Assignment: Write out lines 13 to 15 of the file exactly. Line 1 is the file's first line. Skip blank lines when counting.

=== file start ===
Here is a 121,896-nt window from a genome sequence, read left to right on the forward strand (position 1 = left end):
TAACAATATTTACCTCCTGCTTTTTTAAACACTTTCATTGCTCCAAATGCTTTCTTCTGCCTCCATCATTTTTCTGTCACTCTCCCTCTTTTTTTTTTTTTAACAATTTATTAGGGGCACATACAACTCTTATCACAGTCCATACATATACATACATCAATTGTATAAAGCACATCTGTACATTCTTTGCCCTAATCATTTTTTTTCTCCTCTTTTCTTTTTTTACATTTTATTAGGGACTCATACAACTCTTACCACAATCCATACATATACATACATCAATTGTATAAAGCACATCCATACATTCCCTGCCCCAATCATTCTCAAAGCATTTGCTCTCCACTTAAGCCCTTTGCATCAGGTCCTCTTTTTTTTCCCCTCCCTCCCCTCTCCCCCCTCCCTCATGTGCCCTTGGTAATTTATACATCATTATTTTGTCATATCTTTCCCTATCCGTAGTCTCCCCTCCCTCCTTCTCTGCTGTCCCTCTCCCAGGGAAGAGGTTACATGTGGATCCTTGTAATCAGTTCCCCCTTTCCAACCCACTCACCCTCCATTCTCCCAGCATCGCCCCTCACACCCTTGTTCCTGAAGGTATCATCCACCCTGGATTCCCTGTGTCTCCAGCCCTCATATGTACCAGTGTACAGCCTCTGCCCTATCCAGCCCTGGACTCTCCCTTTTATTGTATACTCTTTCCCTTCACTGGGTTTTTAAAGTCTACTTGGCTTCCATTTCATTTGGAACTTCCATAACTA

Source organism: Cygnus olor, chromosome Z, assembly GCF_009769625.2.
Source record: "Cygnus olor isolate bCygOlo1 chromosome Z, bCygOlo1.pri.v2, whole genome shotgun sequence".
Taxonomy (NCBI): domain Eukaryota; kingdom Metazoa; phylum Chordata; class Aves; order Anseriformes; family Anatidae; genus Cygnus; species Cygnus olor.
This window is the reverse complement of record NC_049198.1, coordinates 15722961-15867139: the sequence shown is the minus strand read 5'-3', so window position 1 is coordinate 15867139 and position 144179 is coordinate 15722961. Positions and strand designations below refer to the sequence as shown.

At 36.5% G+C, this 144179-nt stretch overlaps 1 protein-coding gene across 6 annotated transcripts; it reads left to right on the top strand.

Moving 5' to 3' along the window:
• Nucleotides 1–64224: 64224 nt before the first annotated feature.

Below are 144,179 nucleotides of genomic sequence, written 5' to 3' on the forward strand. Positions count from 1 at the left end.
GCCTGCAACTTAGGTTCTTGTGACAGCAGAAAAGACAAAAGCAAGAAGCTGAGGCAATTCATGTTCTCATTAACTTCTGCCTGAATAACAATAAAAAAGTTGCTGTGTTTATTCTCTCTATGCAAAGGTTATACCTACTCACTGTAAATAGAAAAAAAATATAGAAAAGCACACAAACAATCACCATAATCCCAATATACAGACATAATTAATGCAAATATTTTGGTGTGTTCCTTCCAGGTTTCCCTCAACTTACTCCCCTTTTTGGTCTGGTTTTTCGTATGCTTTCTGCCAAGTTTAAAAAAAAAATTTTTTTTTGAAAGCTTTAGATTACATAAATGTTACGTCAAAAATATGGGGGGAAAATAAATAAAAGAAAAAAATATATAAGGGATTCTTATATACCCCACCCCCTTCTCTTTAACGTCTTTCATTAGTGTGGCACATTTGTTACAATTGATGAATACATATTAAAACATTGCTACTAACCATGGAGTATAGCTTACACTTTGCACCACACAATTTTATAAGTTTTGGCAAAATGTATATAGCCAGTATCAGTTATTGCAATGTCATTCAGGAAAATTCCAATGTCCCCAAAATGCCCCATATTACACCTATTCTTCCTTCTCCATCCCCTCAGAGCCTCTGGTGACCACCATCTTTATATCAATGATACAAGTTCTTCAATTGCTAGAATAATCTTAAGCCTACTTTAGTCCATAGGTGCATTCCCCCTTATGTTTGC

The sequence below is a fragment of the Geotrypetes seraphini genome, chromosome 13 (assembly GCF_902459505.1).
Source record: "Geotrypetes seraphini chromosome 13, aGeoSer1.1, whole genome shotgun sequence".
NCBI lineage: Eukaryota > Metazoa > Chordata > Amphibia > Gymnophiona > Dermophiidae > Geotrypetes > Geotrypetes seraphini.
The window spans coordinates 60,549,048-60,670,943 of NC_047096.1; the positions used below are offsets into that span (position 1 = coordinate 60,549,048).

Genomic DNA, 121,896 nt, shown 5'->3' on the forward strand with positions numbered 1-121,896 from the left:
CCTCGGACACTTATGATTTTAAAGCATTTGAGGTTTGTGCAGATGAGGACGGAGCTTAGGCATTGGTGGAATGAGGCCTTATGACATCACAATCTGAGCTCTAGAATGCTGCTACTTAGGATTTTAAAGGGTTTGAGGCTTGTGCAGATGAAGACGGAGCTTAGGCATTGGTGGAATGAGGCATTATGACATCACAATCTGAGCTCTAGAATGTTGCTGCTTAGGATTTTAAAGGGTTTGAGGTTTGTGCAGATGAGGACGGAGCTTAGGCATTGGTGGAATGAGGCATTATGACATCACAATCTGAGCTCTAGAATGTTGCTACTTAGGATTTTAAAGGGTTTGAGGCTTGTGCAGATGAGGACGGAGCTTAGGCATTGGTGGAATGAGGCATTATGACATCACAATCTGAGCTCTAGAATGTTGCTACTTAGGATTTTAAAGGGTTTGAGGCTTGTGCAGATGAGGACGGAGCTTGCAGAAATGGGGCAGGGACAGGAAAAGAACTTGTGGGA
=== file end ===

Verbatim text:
Source record: "Geotrypetes seraphini chromosome 13, aGeoSer1.1, whole genome shotgun sequence".
NCBI lineage: Eukaryota > Metazoa > Chordata > Amphibia > Gymnophiona > Dermophiidae > Geotrypetes > Geotrypetes seraphini.
The window spans coordinates 60,549,048-60,670,943 of NC_047096.1; the positions used below are offsets into that span (position 1 = coordinate 60,549,048).